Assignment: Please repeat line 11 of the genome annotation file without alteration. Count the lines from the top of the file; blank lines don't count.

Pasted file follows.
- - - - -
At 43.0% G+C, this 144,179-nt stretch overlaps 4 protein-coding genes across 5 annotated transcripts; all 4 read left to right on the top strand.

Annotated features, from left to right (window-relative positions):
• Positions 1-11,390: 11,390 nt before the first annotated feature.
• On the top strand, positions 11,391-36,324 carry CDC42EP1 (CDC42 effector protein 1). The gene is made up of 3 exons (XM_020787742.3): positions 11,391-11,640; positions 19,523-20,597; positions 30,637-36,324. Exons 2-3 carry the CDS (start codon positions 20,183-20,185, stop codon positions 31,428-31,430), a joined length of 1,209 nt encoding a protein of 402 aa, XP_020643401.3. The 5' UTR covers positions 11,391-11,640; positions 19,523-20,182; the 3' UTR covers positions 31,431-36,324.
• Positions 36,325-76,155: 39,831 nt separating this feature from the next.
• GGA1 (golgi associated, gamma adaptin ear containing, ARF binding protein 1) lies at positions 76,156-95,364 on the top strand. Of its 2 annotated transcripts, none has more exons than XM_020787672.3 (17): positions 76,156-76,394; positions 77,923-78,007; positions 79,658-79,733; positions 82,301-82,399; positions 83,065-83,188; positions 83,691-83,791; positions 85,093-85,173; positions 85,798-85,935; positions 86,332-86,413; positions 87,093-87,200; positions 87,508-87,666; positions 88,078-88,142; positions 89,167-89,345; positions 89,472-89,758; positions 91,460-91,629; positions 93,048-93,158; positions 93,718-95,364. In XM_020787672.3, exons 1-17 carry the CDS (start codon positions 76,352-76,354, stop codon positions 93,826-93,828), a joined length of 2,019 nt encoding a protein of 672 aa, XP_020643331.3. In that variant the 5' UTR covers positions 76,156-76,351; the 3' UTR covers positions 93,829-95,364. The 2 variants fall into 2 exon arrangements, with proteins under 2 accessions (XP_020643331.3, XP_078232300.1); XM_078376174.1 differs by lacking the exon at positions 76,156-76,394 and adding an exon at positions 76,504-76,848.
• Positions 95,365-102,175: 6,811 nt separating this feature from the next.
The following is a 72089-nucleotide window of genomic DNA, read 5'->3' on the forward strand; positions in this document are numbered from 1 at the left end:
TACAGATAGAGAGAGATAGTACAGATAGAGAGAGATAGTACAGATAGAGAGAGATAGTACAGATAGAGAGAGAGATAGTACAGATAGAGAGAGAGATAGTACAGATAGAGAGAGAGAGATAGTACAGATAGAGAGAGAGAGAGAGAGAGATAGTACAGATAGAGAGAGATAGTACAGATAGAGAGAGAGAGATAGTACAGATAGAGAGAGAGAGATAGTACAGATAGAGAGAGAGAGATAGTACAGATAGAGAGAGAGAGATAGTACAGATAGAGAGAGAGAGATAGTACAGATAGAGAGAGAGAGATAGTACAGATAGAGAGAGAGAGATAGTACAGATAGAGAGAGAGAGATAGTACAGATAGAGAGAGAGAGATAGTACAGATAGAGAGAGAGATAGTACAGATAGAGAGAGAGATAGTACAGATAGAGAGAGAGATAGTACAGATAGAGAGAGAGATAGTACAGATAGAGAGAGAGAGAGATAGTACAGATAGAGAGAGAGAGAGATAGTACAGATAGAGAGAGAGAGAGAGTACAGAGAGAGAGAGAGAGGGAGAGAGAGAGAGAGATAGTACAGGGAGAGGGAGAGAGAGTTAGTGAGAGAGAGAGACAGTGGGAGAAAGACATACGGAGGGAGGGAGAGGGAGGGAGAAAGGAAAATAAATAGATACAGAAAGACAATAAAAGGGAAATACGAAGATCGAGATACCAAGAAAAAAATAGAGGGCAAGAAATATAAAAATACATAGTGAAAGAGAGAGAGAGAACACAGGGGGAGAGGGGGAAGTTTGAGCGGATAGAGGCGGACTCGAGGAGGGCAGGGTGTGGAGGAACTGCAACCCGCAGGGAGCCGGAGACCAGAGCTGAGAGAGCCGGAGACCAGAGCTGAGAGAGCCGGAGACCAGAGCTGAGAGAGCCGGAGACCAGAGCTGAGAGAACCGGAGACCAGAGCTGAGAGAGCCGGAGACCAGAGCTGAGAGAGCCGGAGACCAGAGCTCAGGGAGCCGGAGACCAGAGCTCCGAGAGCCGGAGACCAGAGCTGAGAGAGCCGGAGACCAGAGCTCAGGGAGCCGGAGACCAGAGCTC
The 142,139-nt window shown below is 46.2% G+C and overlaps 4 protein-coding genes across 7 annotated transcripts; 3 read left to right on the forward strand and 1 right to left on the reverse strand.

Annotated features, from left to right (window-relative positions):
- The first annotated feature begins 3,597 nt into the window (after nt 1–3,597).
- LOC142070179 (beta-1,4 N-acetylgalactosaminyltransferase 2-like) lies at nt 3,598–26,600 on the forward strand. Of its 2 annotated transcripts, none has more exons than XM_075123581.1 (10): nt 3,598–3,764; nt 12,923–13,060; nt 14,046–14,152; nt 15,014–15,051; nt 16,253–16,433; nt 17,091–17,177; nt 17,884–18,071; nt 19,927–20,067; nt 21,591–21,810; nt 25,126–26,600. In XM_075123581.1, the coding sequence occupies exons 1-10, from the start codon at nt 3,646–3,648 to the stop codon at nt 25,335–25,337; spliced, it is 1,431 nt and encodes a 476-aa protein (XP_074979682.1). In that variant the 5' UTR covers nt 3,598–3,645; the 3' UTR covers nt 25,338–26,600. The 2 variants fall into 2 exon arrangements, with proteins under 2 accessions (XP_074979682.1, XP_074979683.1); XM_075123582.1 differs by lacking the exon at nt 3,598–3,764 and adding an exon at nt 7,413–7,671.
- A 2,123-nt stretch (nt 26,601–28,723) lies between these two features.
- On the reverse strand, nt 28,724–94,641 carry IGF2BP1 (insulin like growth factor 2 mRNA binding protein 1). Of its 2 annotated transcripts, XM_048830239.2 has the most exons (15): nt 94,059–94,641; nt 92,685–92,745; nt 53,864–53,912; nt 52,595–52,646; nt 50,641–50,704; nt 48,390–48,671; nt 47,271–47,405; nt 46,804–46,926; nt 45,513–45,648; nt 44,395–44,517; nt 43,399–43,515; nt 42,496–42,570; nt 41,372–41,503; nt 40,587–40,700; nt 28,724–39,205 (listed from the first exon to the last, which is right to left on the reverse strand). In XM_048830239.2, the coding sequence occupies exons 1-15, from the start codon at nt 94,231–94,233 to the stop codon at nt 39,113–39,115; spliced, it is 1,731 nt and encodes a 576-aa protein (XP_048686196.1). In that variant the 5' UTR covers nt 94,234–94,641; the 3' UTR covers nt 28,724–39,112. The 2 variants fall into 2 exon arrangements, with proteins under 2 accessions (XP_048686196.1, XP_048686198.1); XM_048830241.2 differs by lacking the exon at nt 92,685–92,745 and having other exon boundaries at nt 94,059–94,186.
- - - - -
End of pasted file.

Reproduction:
Annotated features, from left to right (window-relative positions):